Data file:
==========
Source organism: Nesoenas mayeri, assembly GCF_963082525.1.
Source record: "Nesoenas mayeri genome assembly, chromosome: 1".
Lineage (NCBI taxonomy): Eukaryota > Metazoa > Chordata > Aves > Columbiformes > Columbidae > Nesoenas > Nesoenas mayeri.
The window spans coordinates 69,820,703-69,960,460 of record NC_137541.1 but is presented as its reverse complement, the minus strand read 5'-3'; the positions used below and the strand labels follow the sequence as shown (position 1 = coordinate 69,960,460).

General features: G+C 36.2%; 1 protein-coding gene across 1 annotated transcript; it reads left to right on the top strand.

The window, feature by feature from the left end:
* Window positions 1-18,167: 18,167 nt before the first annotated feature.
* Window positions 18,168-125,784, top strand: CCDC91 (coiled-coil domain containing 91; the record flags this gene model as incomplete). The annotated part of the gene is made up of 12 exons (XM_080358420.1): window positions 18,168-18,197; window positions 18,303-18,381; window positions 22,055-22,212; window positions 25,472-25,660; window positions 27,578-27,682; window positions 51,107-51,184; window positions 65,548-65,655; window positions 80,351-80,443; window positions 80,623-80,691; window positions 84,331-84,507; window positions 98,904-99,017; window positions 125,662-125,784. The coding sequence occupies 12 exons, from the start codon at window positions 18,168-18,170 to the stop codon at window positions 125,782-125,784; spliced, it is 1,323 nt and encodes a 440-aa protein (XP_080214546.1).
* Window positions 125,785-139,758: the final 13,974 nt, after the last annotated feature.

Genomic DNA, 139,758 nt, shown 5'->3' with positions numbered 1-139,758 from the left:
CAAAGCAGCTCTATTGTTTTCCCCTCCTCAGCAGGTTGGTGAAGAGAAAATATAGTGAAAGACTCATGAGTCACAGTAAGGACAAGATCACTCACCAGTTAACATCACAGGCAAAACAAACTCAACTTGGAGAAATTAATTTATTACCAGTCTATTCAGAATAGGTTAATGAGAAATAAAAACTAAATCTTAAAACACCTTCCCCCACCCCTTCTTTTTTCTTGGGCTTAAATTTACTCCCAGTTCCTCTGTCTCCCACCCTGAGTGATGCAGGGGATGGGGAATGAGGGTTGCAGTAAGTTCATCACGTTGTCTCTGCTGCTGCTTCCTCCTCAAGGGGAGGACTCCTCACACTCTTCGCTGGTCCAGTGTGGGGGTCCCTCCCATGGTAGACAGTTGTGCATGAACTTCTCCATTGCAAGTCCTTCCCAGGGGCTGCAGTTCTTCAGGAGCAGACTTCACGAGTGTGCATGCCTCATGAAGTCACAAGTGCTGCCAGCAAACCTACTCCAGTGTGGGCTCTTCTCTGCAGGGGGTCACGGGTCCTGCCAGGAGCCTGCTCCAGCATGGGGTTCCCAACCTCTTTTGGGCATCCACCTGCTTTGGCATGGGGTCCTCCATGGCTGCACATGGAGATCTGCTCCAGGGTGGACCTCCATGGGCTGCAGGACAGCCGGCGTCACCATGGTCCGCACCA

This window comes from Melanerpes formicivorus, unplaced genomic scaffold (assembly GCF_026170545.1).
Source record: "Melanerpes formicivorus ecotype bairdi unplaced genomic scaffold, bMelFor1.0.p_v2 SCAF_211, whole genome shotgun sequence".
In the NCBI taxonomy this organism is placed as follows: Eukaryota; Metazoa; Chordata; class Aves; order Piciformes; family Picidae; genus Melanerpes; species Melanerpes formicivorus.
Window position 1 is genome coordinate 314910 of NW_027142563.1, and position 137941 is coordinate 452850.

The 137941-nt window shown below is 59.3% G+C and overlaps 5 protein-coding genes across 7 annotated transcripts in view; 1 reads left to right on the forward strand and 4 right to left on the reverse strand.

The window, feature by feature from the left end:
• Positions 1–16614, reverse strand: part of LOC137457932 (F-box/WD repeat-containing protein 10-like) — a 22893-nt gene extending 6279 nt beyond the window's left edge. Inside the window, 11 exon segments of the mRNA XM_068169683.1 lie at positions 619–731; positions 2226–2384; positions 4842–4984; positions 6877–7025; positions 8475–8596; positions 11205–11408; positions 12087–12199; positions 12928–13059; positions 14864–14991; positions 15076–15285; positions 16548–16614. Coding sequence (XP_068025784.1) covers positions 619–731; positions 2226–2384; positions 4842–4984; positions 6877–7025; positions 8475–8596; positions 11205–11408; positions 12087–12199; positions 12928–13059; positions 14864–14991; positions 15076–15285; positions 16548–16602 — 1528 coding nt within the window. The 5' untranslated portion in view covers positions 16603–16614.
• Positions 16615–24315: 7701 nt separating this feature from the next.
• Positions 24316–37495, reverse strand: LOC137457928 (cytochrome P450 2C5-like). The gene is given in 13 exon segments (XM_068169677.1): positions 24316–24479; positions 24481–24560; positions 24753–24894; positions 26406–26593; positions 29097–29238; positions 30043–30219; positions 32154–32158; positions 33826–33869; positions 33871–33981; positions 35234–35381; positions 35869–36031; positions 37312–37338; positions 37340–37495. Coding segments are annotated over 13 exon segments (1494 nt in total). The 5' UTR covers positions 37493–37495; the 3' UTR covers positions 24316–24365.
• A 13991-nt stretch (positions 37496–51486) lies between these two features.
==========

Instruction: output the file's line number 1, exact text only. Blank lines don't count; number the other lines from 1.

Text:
Source organism: Nesoenas mayeri, assembly GCF_963082525.1.